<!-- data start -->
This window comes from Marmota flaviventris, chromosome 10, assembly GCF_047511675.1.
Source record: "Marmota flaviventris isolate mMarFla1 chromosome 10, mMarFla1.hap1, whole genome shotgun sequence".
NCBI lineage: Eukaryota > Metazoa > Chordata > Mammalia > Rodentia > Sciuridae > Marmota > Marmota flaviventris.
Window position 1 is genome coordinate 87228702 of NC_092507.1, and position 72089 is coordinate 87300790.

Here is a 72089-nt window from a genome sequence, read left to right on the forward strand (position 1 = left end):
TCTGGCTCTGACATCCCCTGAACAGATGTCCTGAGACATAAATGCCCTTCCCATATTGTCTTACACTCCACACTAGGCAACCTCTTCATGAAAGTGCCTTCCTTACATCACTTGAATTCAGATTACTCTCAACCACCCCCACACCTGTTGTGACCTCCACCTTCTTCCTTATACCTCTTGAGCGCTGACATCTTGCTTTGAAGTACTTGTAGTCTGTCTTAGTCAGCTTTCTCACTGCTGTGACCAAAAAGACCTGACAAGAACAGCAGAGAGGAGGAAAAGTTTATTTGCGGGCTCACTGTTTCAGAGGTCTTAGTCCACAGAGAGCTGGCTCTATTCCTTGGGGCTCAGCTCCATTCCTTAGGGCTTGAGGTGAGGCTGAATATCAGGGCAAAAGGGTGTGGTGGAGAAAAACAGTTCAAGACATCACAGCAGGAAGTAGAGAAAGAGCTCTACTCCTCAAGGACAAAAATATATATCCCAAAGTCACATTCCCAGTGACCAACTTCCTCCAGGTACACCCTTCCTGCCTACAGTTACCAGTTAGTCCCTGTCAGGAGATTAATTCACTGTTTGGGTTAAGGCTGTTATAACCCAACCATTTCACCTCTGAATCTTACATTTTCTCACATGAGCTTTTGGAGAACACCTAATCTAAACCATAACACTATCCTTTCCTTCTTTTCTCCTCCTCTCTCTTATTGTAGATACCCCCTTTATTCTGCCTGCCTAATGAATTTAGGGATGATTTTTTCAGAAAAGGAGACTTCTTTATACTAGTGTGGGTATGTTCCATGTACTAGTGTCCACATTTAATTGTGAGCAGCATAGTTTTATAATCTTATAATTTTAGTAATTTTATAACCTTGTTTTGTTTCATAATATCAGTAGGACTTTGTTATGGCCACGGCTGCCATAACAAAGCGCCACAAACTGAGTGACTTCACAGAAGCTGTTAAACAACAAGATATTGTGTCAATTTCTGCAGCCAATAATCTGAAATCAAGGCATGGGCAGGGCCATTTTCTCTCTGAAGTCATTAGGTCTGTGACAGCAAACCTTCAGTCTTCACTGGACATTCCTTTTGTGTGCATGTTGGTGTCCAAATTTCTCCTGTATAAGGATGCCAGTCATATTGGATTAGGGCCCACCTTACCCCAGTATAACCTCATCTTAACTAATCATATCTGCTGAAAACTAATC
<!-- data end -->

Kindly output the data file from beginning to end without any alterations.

This window comes from Marmota flaviventris, chromosome 10, assembly GCF_047511675.1.
Source record: "Marmota flaviventris isolate mMarFla1 chromosome 10, mMarFla1.hap1, whole genome shotgun sequence".
NCBI lineage: Eukaryota > Metazoa > Chordata > Mammalia > Rodentia > Sciuridae > Marmota > Marmota flaviventris.
Window position 1 is genome coordinate 87228702 of NC_092507.1, and position 72089 is coordinate 87300790.

Here is a 72089-nt window from a genome sequence, read left to right on the forward strand (position 1 = left end):
TCTGGCTCTGACATCCCCTGAACAGATGTCCTGAGACATAAATGCCCTTCCCATATTGTCTTACACTCCACACTAGGCAACCTCTTCATGAAAGTGCCTTCCTTACATCACTTGAATTCAGATTACTCTCAACCACCCCCACACCTGTTGTGACCTCCACCTTCTTCCTTATACCTCTTGAGCGCTGACATCTTGCTTTGAAGTACTTGTAGTCTGTCTTAGTCAGCTTTCTCACTGCTGTGACCAAAAAGACCTGACAAGAACAGCAGAGAGGAGGAAAAGTTTATTTGCGGGCTCACTGTTTCAGAGGTCTTAGTCCACAGAGAGCTGGCTCTATTCCTTGGGGCTCAGCTCCATTCCTTAGGGCTTGAGGTGAGGCTGAATATCAGGGCAAAAGGGTGTGGTGGAGAAAAACAGTTCAAGACATCACAGCAGGAAGTAGAGAAAGAGCTCTACTCCTCAAGGACAAAAATATATATCCCAAAGTCACATTCCCAGTGACCAACTTCCTCCAGGTACACCCTTCCTGCCTACAGTTACCAGTTAGTCCCTGTCAGGAGATTAATTCACTGTTTGGGTTAAGGCTGTTATAACCCAACCATTTCACCTCTGAATCTTACATTTTCTCACATGAGCTTTTGGAGAACACCTAATCTAAACCATAACACTATCCTTTCCTTCTTTTCTCCTCCTCTCTCTTATTGTAGATACCCCCTTTATTCTGCCTGCCTAATGAATTTAGGGATGATTTTTTCAGAAAAGGAGACTTCTTTATACTAGTGTGGGTATGTTCCATGTACTAGTGTCCACATTTAATTGTGAGCAGCATAGTTTTATAATCTTATAATTTTAGTAATTTTATAACCTTGTTTTGTTTCATAATATCAGTAGGACTTTGTTATGGCCACGGCTGCCATAACAAAGCGCCACAAACTGAGTGACTTCACAGAAGCTGTTAAACAACAAGATATTGTGTCAATTTCTGCAGCCAATAATCTGAAATCAAGGCATGGGCAGGGCCATTTTCTCTCTGAAGTCATTAGGTCTGTGACAGCAAACCTTCAGTCTTCACTGGACATTCCTTTTGTGTGCATGTTGGTGTCCAAATTTCTCCTGTATAAGGATGCCAGTCATATTGGATTAGGGCCCACCTTACCCCAGTATAACCTCATCTTAACTAATCATATCTGCTGAAAACTAATC